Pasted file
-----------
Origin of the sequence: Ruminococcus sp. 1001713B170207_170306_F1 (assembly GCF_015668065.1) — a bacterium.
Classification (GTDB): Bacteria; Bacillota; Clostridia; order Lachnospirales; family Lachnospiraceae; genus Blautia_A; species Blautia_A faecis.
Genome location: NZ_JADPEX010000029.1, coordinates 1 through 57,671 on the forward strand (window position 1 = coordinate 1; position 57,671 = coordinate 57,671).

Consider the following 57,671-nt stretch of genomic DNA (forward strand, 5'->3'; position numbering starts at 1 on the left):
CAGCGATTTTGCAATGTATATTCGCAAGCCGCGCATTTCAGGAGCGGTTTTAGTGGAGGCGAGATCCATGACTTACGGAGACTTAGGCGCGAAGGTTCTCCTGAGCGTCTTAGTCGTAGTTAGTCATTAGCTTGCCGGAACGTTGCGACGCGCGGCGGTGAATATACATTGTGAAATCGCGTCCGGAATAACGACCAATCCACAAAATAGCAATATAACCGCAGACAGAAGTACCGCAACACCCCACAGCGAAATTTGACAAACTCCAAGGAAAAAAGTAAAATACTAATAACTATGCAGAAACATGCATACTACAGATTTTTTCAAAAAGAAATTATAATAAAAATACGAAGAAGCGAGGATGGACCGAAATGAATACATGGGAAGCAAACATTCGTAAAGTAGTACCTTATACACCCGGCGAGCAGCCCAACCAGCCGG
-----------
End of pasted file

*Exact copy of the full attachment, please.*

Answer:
Origin of the sequence: Ruminococcus sp. 1001713B170207_170306_F1 (assembly GCF_015668065.1) — a bacterium.
Classification (GTDB): Bacteria; Bacillota; Clostridia; order Lachnospirales; family Lachnospiraceae; genus Blautia_A; species Blautia_A faecis.
Genome location: NZ_JADPEX010000029.1, coordinates 1 through 57,671 on the forward strand (window position 1 = coordinate 1; position 57,671 = coordinate 57,671).

Consider the following 57,671-nt stretch of genomic DNA (forward strand, 5'->3'; position numbering starts at 1 on the left):
CAGCGATTTTGCAATGTATATTCGCAAGCCGCGCATTTCAGGAGCGGTTTTAGTGGAGGCGAGATCCATGACTTACGGAGACTTAGGCGCGAAGGTTCTCCTGAGCGTCTTAGTCGTAGTTAGTCATTAGCTTGCCGGAACGTTGCGACGCGCGGCGGTGAATATACATTGTGAAATCGCGTCCGGAATAACGACCAATCCACAAAATAGCAATATAACCGCAGACAGAAGTACCGCAACACCCCACAGCGAAATTTGACAAACTCCAAGGAAAAAAGTAAAATACTAATAACTATGCAGAAACATGCATACTACAGATTTTTTCAAAAAGAAATTATAATAAAAATACGAAGAAGCGAGGATGGACCGAAATGAATACATGGGAAGCAAACATTCGTAAAGTAGTACCTTATACACCCGGCGAGCAGCCCAACCAGCCGG